Alliance Before Appeal Court in Abortion Bubble Zone Case
The Canadian Religious Freedom Alliance (CRFA), comprised of The Evangelical Fellowship of Canada (EFC), the Catholic Civil Rights League and the Christian Legal Fellowship, made presentation to the British Columbia Court of Appeal yesterday in the case of R v Spratt.
The case concerns a constitutional challenge to the Access to Abortion Services Act, which prohibits “sidewalk interference” and “protest” in a specified access zone around abortion clinics. Donald David Spratt protested in one of these bubble zones by carrying a nine-foot cross with a sign saying “You Shall Not Murder” and spoke about God’s forgiveness and repentance for sins with two clinic employees.
Justice Howard, of the B.C. Provincial Court ruled that Spratt engaged in “sidewalk interference.” She decided that because the B.C. Supreme Court ruled in the R. v. Lewis case that the law is constitutional, she was bound by this decision and could not find the law unconstitutional. The Lewis decision had been appealed but the appeal was abandoned when Lewis died.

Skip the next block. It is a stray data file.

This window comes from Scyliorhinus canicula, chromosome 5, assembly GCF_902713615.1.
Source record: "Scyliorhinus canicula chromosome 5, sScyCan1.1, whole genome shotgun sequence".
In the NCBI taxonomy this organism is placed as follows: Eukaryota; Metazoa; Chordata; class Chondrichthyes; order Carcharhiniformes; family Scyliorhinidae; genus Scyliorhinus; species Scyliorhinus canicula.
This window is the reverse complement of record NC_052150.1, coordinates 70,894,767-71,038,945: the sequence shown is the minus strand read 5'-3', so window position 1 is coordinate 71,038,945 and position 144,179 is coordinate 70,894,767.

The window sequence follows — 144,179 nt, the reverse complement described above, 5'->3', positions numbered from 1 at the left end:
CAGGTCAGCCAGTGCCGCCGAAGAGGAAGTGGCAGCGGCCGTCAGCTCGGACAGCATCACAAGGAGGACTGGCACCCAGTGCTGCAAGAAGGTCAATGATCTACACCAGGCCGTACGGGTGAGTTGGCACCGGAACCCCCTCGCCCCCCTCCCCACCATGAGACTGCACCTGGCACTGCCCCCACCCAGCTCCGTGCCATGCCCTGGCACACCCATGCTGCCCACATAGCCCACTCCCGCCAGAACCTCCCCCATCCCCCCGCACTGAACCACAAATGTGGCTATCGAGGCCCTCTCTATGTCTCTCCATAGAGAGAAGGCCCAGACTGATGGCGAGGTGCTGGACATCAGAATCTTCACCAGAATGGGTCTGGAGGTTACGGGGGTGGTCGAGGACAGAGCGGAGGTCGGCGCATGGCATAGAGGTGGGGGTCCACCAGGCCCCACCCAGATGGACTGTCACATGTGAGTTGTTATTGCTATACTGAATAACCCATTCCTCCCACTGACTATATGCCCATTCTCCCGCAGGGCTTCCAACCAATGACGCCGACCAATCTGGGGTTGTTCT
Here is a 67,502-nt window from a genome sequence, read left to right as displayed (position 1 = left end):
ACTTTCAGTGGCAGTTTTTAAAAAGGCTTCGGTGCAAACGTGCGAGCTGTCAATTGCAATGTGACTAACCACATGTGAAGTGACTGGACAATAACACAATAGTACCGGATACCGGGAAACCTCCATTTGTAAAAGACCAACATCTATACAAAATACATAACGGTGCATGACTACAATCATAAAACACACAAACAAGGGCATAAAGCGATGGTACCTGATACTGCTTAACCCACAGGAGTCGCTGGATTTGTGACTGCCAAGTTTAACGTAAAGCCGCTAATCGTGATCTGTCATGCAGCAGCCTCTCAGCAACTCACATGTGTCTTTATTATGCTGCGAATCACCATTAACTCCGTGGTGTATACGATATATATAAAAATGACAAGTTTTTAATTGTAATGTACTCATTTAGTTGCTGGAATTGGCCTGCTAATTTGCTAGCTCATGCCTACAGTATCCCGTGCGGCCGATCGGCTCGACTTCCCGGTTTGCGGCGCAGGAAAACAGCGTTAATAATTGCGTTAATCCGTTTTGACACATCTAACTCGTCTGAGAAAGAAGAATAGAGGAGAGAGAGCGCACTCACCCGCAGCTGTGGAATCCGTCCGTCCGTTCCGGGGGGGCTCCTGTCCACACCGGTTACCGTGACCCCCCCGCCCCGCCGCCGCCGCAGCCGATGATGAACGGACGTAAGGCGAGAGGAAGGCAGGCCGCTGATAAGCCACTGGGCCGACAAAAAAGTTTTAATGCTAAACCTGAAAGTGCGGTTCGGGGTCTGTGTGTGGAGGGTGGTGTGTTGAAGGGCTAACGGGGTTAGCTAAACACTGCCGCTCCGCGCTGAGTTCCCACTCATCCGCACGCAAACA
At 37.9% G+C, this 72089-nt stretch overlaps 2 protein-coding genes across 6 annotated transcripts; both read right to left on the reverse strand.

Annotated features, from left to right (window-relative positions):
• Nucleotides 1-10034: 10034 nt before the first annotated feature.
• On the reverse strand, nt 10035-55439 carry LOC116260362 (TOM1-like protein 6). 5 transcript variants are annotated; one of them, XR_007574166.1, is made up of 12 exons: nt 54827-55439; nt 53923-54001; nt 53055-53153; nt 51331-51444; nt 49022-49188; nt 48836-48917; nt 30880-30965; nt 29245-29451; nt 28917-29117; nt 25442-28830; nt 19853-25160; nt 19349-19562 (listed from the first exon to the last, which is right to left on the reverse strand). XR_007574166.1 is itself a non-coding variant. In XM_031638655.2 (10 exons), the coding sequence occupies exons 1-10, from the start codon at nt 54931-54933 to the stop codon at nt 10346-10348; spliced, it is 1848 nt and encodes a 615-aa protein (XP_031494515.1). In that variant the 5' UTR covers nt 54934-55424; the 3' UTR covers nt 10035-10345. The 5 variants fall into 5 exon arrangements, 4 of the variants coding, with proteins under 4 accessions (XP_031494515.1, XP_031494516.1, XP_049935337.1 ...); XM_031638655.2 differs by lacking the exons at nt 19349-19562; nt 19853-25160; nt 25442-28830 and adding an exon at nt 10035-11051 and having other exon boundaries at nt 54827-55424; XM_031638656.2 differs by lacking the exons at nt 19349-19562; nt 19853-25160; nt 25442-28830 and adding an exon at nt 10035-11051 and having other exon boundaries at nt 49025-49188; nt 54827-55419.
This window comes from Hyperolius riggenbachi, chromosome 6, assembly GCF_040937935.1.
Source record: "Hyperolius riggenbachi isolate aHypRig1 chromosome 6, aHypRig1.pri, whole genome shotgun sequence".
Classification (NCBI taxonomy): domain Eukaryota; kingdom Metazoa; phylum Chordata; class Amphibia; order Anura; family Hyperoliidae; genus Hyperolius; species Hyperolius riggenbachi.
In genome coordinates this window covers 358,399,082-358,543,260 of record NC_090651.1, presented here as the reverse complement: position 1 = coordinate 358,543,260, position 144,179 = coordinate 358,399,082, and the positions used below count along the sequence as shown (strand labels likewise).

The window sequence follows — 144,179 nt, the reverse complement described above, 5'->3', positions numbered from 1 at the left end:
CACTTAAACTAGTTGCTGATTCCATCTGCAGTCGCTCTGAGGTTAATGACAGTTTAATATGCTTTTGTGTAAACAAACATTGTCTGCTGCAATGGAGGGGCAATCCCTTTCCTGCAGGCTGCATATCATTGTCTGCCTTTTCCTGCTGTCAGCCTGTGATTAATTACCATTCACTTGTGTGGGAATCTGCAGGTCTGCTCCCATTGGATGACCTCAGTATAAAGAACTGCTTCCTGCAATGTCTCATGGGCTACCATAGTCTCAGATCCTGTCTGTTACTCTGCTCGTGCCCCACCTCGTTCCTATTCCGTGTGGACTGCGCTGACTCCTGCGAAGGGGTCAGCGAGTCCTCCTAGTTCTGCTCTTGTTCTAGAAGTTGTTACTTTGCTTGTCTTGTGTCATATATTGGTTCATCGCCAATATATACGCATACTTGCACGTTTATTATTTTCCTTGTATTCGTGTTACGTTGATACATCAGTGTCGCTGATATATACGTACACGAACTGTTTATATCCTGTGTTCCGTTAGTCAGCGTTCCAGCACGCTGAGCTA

The CRFA argued that the definitions of “protest” and “sidewalk interference” are overly broad and infringe freedom of expression as guaranteed in section 2b of the Canadian Charter of Rights and Freedoms. While the CRFA agrees that besetting, intimidation, physical interference, graphic recording, threatening and harassment are appropriately prohibited by other provisions of the Act, it argues that prohibiting peaceful leafleting and innocuous protest should not be prohibited.
“Those who feel compelled by their religious beliefs to ensure that women understand the decision they are making will affect them and leave a void in the next generation should not be made into criminals for sharing those beliefs in a respectful manner”, said Don Hutchinson, the EFC’s general legal counsel. Hutchinson added, “Serious concerns arise when government gives itself the unfettered authority to restrict the freedom of opinion and expression of its citizens. Restriction in one area of public debate and expression may quickly lead to restriction in other areas.”
The EFC’s President Bruce J. Clemenger said, “Freedom of expression is one of our most cherished human rights. The government must show a compelling reason if it is going to be restricted.”
The appeal was heard by Justices Rowles, Ryan and Low. The Court has not indicated when its decision will be released.
The factum is available at www.evangelicalfellowship.ca/Page.aspx?&pid=734&nccsm=21&__nccsq=spratt&__nccspID=216.
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